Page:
BY David Moberg
With their day-long strike a week ago and ratification of a new union contract on Sunday, workers at a Hammond, Indiana, auto parts plant may have dealt a blow to a divisive concession that has proven a scourge to many unions in recent years—“two-tier” wage systems.
Under these two-tier systems, new workers start at hourly rates far below longtime workers and have scheduled pay progressions that will never match the veterans’ pay (nor usually their benefits, especially pensions). For example, under the old contract at the Hammond plant, Lear paid new workers as little as $11 an hour, rising to a maximum of $16 an hour, while veterans made $19.97 an hour doing the same work.
By the end of their four-year contract with Lear Corp., local union president Jaime Luna said, the 760 United Auto Workers members who make seats for the Ford Taurus and Explorer models will all converge at the contract’s increased wage rate for experienced workers (now numbering about 200): $21.58 an hour.
But later on Monday, Automotive News reported that a Lear senior vice-president of human resources, Tom DiDonato, said that in order to eliminate the two-tier system for about 450 workers, the UAW agreed to accept a new job title for 310 positions—sub-assembly workers—with even lower wages. At the end of the contract, starting pay for subassembly workers would be $12 an hour (compared to $16.50 for assembly workers) and the maximum would be $15.25 (below the top pay of $16 an hour in the previous contract for assembly workers).
Aug 15 (Reuters) - The United Auto Workers, which lost a controversial organizing vote in February at a Volkswagen AG plant in Chattanooga, Tennessee, has nearly enough members in its newly formed local for the automaker to recognize it as exclusive bargaining agent for the plant, a top union official said on Friday.
If the union is able to prove to Volkswagen that it has support from a majority of the plant's approximately 1,500 hourly workers, VW can select it as the exclusive bargaining agent for all of them, despite the loss to UAW foes in the vote.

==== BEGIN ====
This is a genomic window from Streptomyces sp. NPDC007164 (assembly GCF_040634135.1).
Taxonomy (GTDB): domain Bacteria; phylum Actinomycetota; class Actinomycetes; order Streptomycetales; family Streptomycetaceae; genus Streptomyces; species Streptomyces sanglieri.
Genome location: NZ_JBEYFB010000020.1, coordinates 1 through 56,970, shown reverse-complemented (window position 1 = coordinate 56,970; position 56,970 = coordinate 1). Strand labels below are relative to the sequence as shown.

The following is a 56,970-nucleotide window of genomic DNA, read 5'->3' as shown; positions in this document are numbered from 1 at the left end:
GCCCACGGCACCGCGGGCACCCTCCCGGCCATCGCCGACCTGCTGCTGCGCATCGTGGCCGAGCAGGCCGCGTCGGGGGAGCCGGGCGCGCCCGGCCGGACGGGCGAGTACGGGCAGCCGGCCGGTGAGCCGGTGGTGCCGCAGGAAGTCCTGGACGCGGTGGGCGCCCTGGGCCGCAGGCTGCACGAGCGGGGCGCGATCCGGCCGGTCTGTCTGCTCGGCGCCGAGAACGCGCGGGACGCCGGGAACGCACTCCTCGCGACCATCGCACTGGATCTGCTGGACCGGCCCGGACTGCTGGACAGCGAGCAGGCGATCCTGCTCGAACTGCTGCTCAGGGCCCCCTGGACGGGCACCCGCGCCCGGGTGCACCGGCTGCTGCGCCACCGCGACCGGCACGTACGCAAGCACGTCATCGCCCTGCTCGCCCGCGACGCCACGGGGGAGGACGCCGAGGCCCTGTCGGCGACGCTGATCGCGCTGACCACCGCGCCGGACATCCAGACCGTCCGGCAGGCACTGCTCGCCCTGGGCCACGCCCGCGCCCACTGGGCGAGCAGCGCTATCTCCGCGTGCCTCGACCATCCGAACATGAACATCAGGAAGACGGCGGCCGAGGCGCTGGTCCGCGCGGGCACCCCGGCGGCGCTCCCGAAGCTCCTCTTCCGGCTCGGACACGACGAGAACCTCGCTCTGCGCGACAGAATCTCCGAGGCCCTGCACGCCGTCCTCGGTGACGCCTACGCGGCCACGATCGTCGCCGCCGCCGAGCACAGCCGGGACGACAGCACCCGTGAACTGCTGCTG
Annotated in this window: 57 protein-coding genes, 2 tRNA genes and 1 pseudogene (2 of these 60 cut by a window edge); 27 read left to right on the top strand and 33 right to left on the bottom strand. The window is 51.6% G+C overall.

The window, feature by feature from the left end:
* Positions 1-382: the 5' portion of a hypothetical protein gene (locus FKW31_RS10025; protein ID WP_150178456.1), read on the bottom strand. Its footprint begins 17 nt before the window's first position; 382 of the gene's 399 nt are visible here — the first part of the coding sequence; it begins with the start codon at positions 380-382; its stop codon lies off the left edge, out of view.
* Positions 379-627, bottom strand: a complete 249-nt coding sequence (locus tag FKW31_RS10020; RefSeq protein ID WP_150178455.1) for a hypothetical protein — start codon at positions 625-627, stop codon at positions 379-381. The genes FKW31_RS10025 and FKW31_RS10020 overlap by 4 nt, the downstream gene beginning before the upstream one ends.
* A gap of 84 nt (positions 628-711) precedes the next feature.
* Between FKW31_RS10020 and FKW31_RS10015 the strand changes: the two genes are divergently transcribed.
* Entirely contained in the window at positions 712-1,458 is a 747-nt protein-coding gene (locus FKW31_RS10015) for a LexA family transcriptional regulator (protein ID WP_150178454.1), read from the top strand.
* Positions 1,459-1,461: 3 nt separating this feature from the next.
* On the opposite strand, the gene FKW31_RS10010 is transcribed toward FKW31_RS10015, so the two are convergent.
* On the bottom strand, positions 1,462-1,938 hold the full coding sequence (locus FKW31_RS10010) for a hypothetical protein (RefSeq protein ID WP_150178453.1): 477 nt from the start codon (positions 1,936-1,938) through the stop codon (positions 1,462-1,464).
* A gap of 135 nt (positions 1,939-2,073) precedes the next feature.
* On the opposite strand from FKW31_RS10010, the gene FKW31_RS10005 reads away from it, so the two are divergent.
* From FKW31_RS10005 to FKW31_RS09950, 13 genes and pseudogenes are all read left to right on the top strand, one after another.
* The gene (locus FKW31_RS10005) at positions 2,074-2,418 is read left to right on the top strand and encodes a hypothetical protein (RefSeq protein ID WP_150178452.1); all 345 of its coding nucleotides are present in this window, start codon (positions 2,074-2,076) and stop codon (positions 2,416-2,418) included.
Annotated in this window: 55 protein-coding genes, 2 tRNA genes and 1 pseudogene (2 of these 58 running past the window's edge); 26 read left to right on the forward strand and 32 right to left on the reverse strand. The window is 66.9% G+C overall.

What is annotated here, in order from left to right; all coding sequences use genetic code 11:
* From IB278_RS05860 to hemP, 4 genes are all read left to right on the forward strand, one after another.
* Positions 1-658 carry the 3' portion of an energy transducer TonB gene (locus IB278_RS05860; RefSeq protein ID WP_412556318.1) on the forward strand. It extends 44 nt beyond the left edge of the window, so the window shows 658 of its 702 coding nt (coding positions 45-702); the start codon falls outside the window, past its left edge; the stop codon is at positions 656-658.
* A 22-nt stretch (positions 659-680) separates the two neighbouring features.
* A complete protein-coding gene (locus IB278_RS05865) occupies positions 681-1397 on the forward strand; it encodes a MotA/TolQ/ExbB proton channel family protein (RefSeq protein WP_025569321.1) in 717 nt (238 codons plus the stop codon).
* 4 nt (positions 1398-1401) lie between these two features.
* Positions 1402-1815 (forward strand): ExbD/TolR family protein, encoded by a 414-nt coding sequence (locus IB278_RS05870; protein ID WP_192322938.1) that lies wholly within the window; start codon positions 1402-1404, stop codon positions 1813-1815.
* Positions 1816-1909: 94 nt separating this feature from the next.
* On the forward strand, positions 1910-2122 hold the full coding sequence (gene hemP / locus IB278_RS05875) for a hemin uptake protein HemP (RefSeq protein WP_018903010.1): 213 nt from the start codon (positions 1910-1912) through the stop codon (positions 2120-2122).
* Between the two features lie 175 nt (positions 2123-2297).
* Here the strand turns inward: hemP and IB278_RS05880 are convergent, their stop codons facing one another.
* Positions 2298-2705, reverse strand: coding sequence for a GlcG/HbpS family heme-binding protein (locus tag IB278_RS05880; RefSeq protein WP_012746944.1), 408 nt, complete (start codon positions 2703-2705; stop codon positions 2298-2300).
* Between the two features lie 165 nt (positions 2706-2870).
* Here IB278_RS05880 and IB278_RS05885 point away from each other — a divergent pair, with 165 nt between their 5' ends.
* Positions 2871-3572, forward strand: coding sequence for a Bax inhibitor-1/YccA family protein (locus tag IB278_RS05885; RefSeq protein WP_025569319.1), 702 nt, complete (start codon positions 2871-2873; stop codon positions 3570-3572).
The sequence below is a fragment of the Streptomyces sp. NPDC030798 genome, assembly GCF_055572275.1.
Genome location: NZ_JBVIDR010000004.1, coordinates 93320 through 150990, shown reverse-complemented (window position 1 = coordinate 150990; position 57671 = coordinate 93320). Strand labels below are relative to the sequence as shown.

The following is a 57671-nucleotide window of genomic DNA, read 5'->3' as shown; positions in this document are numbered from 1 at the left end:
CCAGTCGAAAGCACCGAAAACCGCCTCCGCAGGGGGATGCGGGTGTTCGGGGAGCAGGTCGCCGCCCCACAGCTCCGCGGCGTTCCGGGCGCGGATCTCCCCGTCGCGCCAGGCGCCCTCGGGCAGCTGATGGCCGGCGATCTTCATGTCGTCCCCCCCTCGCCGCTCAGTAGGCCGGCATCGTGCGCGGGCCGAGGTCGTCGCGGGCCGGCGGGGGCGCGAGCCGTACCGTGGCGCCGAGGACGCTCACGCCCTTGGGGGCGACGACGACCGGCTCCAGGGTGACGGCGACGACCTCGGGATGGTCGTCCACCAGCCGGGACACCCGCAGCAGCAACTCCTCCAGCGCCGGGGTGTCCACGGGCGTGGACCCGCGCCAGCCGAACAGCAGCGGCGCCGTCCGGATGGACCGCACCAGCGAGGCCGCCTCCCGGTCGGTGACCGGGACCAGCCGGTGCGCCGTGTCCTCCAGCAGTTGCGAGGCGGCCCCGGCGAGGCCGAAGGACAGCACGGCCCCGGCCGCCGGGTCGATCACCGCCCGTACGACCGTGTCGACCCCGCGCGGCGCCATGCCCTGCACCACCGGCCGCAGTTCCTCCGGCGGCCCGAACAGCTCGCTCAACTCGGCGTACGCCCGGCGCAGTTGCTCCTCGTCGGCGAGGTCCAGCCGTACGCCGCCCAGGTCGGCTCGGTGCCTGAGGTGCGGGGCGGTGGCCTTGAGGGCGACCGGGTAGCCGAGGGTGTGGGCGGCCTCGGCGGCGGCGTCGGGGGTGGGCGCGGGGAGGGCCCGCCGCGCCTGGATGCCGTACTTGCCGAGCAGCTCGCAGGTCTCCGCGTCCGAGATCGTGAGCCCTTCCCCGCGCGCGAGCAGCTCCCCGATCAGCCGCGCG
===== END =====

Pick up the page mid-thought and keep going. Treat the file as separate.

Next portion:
|"As tier two workers we can scarcely afford to buy the vehicles we build!" writes GM worker Sean Crawford in a letter to new UAW President Dennis Williams. "We are ready to stand up and be counted as the 2015 contract approaches." Co-workers signed a "NO MORE TIERS!" T-shirt to show they agree. You can order a shirt here. Photo: Sean Crawford.|
Sean Crawford, a second-tier auto worker at GM’s Lake Orion Assembly Plant north of Detroit, sells T-shirts that say “NO MORE TIERS!”
Members of the United Auto Workers are encouraged to wear red union T-shirts every Wednesday to show a general spirit of union solidarity. The “NO MORE TIERS!” shirts, Crawford says, are a way of making that activity “more relevant to second-tier workers who are new to the labor movement.” (You can order one at the Rust Belt Rising Facebook page.)
He took a shirt around during his recent campaign for alternate union committee person, getting co-workers to sign it. Once it was filled with signatures, he told them, he would send it to the president of the UAW with a letter explaining second-tier workers’ situation.
Crawford works in “probably the lowest-seniority district in my plant,” he says, “so it was well received.” He ran for alternate committee person because “I wanted to show folks that a second-tier guy, who cares about their issues, could be elected.”
He won. “In fact, every Alternate Committee Person on second shift (the low-seniority shift) is now second-tier,” Crawford says. “Change has to start somewhere—it may as well start at the bottom.”
And the T-shirt? “As we have a newly elected president, I thought it would be an opportune time to send it off, so I did last week.” Here’s the letter; we’ll keep you posted as to how new UAW President Dennis Williams responds. –eds.
Estrada, 45, is a veteran member of the union’s board, working from her vice president role to organize union efforts at supplier plants and in the public sector. She has been appointed as the union’s top negotiator and as the leader of the UAW’s General Motors Department, which pits her against GM’s CEO Mary Barra. She is the first appointement coming from the new UAW president Dennis Williams, elected last week during the union’s triennial convention.
MARION, Ind. -
A formal investigation into a Tuesday chemical explosion at the General Motors Stamping Plant in Grant County begins at 7 a.m. today.
The incident killed one worker and injured eight others.
GM workers say they felt the danger first - a shaking boom, from an explosion in the northwest corner of Marion's 2.7 million square-foot stamping plant.
"I didn't think nothing of it and then the sirens went off, which usually means someone got hurt," said GM employee Rhonda Colburn. "But when they told us to evacuate the building, we were all like something's going on."
Emergency crews say the explosion and subsequent chemical spill involved chlorine dioxide, which can be dangerous to the skin or if inhaled.
"Those are really the main precautions - eyes, skin, mucus membranes or inhalation," explained Marion Fire Chief Paul David.
Plant Information number